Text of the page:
In 1953, the young chemist, Stanley Miller (1930–2007), published in Science a paper entitled “A production of Amino Acids Under Possible Primitive Earth Conditions.” His work was based on Harold Urey’s assumption about the reducing composition of the primitive atmosphere as well as on Oparin’s and Bernal’s previous suggestions.
In an apparatus built to circulate a mixture of CH4, NH3, H2O, and H2 exposed to electric discharges during 1 week, he noticed the production of amino acids (glycine, α alanine, and β alanine).
Miller’s paper constituted one of the most important events in the history of the researches on the origins of life. Miller’s result found an important audience in the scientific community as well as in the public opinion. His discovery was said to be the first step of the process of origins of life in earth.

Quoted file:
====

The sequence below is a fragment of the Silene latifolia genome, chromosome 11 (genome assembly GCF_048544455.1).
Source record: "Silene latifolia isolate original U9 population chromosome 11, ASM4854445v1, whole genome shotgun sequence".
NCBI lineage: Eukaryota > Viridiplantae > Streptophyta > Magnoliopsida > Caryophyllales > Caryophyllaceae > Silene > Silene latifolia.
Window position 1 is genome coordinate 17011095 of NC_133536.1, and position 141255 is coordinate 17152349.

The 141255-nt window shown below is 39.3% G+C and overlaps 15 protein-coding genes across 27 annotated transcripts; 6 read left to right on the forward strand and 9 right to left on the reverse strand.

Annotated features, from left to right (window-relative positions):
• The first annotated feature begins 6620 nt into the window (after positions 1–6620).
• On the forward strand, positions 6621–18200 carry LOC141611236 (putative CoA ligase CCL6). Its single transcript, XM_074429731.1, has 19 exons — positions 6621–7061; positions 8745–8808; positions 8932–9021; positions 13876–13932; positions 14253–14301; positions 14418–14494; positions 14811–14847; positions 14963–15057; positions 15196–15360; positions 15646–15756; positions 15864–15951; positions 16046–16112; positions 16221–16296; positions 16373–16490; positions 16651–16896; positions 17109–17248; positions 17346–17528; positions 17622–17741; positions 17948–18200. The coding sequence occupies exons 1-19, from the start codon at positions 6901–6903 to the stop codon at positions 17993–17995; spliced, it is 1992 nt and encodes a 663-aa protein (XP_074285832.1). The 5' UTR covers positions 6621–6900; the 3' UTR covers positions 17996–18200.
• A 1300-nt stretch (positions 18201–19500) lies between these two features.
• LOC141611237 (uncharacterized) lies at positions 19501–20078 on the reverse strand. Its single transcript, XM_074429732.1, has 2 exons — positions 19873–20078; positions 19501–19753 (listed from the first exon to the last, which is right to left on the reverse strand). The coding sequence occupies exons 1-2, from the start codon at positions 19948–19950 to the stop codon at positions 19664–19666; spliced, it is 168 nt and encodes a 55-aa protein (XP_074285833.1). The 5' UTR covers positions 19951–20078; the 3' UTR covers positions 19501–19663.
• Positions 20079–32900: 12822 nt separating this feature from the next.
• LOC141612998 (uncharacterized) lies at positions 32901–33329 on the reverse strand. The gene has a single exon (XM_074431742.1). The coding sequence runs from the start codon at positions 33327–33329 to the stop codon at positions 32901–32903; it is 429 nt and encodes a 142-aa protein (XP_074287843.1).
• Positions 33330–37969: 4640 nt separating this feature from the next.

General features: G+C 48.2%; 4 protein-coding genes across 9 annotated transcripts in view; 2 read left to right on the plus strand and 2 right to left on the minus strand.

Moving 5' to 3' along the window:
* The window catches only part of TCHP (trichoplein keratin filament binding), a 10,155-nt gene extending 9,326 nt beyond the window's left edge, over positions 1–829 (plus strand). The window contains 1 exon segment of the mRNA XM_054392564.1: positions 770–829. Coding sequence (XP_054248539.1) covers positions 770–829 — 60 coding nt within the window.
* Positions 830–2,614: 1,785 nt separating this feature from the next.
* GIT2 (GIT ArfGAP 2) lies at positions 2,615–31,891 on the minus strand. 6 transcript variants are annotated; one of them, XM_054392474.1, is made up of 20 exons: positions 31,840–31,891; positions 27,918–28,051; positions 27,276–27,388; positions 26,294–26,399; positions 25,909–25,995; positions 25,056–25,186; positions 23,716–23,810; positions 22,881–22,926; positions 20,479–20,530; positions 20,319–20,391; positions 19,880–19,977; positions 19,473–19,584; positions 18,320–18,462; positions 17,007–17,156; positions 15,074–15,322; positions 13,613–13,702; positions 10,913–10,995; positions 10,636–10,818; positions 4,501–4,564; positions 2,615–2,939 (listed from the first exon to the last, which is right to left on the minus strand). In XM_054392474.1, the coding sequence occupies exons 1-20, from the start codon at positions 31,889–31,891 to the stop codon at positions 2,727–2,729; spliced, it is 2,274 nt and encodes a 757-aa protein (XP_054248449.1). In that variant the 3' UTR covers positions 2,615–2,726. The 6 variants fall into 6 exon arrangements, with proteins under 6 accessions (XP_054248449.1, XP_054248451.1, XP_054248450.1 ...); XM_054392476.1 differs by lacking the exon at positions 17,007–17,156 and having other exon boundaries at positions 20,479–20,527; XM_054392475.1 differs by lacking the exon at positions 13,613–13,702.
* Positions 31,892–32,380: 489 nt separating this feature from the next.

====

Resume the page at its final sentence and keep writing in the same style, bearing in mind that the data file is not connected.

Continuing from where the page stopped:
Along with Urey, Miller’s was considered as one of the main inventors of prebiotic chemistry. During at least two decades, his work influenced conceptions...